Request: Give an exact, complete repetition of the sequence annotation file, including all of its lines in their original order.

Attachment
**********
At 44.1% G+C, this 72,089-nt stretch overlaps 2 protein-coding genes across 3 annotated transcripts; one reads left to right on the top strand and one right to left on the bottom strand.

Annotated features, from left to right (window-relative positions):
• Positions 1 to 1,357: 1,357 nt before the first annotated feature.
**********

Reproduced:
At 44.1% G+C, this 72,089-nt stretch overlaps 2 protein-coding genes across 3 annotated transcripts; one reads left to right on the top strand and one right to left on the bottom strand.

Annotated features, from left to right (window-relative positions):
• Positions 1 to 1,357: 1,357 nt before the first annotated feature.